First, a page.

This report considers gene modification for farmed animals with a focus on improving their welfare.
Gene modification is currently used in multiple ways across the animal farming. The scale goes from subtle breed selection leading to larger chickens to more dramatic transgenic modifications such as Aquavantage salmon. However, there has been relatively little research or attention paid towards using similar methodologies with a welfare focus. Direct welfare benefits seemingly available through modifications are, for example, breeding cows without horns in order to spare them from the painful dehorning process and lobbying for the use of certain more welfare focused breeds. Technologically speaking, many welfare focused interventions seem applicable to animals used in the current system.
One of the biggest weaknesses of this intervention seems to be the potential for negative flow-through effects. For example, working on gene editing for farmed animals could make the occurrence of non-welfare focused gene editing likelier. There is also a potential for backlash, from both consumers who dislike gene modification in food and from those against gene editing in the animal ethics movement. Another weakness is high execution difficulty. As these interventions would be highly dependent on legislation and research, it could be that those working on the intervention would need to wait years for these to progress before being able to make significant positive difference.
Our preliminary research suggests that gene modification seems an averagely promising intervention compared to others. We expect this to fall in the middle third of our reports.
You can read the report to find out more about the strengths and weaknesses of gene modification focused on animal welfare, as well as what specific interventions we considered.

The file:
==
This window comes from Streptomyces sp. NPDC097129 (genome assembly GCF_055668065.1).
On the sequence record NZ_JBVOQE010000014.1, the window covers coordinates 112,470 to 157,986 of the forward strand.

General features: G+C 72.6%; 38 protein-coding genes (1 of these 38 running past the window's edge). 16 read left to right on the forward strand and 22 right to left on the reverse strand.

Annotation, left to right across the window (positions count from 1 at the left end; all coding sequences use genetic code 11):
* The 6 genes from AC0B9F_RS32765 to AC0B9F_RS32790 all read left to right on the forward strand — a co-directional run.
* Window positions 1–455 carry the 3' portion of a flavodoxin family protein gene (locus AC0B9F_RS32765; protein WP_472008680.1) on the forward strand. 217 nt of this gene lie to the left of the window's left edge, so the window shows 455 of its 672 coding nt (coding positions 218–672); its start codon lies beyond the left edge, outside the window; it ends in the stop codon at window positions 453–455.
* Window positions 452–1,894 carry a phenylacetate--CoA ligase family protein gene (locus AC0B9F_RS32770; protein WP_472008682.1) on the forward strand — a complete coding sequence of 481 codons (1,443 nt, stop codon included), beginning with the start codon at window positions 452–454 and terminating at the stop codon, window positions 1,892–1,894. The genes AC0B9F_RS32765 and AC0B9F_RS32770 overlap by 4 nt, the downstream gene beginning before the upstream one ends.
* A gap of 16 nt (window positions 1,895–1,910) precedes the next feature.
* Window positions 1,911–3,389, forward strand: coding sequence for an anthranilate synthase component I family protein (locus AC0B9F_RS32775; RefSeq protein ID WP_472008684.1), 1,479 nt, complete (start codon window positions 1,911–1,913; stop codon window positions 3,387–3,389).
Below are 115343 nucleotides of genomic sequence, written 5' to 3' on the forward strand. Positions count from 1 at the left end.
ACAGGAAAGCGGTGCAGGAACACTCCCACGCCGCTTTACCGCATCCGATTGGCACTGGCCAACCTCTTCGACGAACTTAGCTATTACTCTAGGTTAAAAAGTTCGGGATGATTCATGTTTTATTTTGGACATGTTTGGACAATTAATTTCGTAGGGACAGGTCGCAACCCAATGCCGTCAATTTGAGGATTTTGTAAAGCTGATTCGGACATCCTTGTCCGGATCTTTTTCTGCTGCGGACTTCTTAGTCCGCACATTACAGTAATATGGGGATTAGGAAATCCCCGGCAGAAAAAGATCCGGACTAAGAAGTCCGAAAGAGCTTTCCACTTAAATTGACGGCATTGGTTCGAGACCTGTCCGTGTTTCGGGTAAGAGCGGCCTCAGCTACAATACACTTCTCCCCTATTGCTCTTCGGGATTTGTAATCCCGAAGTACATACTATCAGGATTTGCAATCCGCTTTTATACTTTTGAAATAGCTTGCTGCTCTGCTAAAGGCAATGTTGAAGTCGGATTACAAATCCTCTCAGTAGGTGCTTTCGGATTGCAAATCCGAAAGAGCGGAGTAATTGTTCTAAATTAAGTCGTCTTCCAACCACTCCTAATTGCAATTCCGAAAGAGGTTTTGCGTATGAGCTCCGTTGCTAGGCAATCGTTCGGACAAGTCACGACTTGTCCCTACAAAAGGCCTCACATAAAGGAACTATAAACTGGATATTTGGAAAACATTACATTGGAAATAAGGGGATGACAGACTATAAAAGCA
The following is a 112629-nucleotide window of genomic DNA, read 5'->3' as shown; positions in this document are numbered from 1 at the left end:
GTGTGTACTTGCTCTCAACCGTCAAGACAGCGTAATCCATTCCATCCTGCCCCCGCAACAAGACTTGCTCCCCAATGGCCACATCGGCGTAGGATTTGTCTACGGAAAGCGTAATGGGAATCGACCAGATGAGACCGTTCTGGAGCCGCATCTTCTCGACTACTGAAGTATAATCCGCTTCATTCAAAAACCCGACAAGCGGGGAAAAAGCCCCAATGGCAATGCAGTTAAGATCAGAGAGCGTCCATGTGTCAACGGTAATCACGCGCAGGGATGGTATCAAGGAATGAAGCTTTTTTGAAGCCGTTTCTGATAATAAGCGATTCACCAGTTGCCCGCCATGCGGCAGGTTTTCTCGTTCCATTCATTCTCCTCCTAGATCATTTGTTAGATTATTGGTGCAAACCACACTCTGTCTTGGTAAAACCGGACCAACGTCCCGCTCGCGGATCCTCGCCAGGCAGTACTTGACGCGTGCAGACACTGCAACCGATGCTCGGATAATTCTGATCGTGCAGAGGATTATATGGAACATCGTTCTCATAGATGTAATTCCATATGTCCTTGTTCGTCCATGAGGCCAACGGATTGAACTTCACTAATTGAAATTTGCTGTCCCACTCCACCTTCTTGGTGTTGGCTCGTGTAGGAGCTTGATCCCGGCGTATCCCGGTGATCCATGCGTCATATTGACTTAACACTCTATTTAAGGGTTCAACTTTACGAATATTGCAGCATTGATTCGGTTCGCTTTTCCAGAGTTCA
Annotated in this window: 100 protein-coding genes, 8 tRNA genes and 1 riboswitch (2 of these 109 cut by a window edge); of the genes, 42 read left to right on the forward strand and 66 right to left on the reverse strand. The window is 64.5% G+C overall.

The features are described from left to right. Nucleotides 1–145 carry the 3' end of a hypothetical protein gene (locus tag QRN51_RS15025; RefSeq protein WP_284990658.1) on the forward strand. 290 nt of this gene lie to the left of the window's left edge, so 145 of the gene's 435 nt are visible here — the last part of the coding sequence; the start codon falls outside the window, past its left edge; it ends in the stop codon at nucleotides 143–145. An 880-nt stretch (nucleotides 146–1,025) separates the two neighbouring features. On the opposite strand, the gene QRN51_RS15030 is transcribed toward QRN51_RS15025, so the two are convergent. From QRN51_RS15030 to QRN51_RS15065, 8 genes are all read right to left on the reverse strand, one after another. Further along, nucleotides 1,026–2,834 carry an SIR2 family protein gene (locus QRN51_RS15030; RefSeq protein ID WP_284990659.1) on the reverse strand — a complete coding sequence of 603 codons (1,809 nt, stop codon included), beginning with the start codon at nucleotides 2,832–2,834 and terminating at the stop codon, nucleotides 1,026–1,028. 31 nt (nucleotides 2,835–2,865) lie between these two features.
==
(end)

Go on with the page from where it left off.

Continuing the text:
Our priority ask reports are focused on what are the particular improvements or changes that can be “asked” for from corporations, governments, or individuals. Going cage free, making dietary changes, regulating slaughter practices, and many other asks all serve as examples here. They are compared based on the strength of the idea (including the evidence base and estimated cost-effectiveness), limiting factors, execution difficulty, and externalities. All of these factors together could begin to suggest which asks might be the most effective when combined with a priority animal, country, and approach. However, these ask reports are short summaries of longer unpublished reports and, therefore, even if an ask looks promising this does not necessarily suggest that it will end up being a promising charity once paired with other elements and cross-compared to the other strongest possible charities. It just suggests that it is worth further and deeper investigation from our team. You can see our full planned research process here.
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